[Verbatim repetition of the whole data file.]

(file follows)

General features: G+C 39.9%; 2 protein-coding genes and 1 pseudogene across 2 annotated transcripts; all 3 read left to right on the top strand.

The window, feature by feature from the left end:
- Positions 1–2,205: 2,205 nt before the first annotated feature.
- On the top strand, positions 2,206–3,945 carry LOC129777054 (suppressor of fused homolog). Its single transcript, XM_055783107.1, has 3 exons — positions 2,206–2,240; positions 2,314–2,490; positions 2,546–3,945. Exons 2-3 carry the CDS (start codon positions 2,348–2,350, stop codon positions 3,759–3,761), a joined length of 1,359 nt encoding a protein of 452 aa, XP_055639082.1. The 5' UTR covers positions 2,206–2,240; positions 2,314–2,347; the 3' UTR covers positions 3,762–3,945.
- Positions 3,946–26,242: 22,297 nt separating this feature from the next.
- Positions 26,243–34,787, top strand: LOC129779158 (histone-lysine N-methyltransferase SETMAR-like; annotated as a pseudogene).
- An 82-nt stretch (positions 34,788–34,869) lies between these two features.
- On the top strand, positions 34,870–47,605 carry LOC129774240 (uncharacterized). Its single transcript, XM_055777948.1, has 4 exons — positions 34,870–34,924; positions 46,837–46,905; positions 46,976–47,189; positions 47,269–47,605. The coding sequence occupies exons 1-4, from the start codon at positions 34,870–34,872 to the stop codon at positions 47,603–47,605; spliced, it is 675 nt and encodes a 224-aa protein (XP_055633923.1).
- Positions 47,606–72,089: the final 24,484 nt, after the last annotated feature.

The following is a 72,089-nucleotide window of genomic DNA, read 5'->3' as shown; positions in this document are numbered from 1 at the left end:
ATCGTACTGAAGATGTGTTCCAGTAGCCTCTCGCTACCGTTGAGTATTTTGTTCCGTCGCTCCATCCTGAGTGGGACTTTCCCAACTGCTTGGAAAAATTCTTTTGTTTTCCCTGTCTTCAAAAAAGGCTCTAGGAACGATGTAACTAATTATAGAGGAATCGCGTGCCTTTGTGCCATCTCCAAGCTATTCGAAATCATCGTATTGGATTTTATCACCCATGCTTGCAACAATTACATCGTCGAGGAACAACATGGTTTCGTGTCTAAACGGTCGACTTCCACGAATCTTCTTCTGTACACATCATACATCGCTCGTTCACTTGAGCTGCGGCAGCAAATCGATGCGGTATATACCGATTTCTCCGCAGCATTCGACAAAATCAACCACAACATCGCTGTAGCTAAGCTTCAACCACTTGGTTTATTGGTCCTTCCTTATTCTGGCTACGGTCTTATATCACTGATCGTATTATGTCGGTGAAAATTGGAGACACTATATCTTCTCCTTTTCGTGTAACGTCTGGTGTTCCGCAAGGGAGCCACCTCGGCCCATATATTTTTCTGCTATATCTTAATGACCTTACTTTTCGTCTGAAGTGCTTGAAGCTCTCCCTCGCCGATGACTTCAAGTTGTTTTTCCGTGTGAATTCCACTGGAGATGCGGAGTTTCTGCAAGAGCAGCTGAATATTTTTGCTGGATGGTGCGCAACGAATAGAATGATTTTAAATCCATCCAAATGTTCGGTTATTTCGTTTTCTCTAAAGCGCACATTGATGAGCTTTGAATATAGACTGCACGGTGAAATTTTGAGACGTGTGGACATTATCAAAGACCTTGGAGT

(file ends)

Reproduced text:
General features: G+C 39.9%; 2 protein-coding genes and 1 pseudogene across 2 annotated transcripts; all 3 read left to right on the top strand.

The window, feature by feature from the left end:
- Positions 1–2,205: 2,205 nt before the first annotated feature.
- On the top strand, positions 2,206–3,945 carry LOC129777054 (suppressor of fused homolog). Its single transcript, XM_055783107.1, has 3 exons — positions 2,206–2,240; positions 2,314–2,490; positions 2,546–3,945. Exons 2-3 carry the CDS (start codon positions 2,348–2,350, stop codon positions 3,759–3,761), a joined length of 1,359 nt encoding a protein of 452 aa, XP_055639082.1. The 5' UTR covers positions 2,206–2,240; positions 2,314–2,347; the 3' UTR covers positions 3,762–3,945.
- Positions 3,946–26,242: 22,297 nt separating this feature from the next.
- Positions 26,243–34,787, top strand: LOC129779158 (histone-lysine N-methyltransferase SETMAR-like; annotated as a pseudogene).
- An 82-nt stretch (positions 34,788–34,869) lies between these two features.
- On the top strand, positions 34,870–47,605 carry LOC129774240 (uncharacterized). Its single transcript, XM_055777948.1, has 4 exons — positions 34,870–34,924; positions 46,837–46,905; positions 46,976–47,189; positions 47,269–47,605. The coding sequence occupies exons 1-4, from the start codon at positions 34,870–34,872 to the stop codon at positions 47,603–47,605; spliced, it is 675 nt and encodes a 224-aa protein (XP_055633923.1).
- Positions 47,606–72,089: the final 24,484 nt, after the last annotated feature.

The following is a 72,089-nucleotide window of genomic DNA, read 5'->3' as shown; positions in this document are numbered from 1 at the left end:
ATCGTACTGAAGATGTGTTCCAGTAGCCTCTCGCTACCGTTGAGTATTTTGTTCCGTCGCTCCATCCTGAGTGGGACTTTCCCAACTGCTTGGAAAAATTCTTTTGTTTTCCCTGTCTTCAAAAAAGGCTCTAGGAACGATGTAACTAATTATAGAGGAATCGCGTGCCTTTGTGCCATCTCCAAGCTATTCGAAATCATCGTATTGGATTTTATCACCCATGCTTGCAACAATTACATCGTCGAGGAACAACATGGTTTCGTGTCTAAACGGTCGACTTCCACGAATCTTCTTCTGTACACATCATACATCGCTCGTTCACTTGAGCTGCGGCAGCAAATCGATGCGGTATATACCGATTTCTCCGCAGCATTCGACAAAATCAACCACAACATCGCTGTAGCTAAGCTTCAACCACTTGGTTTATTGGTCCTTCCTTATTCTGGCTACGGTCTTATATCACTGATCGTATTATGTCGGTGAAAATTGGAGACACTATATCTTCTCCTTTTCGTGTAACGTCTGGTGTTCCGCAAGGGAGCCACCTCGGCCCATATATTTTTCTGCTATATCTTAATGACCTTACTTTTCGTCTGAAGTGCTTGAAGCTCTCCCTCGCCGATGACTTCAAGTTGTTTTTCCGTGTGAATTCCACTGGAGATGCGGAGTTTCTGCAAGAGCAGCTGAATATTTTTGCTGGATGGTGCGCAACGAATAGAATGATTTTAAATCCATCCAAATGTTCGGTTATTTCGTTTTCTCTAAAGCGCACATTGATGAGCTTTGAATATAGACTGCACGGTGAAATTTTGAGACGTGTGGACATTATCAAAGACCTTGGAGT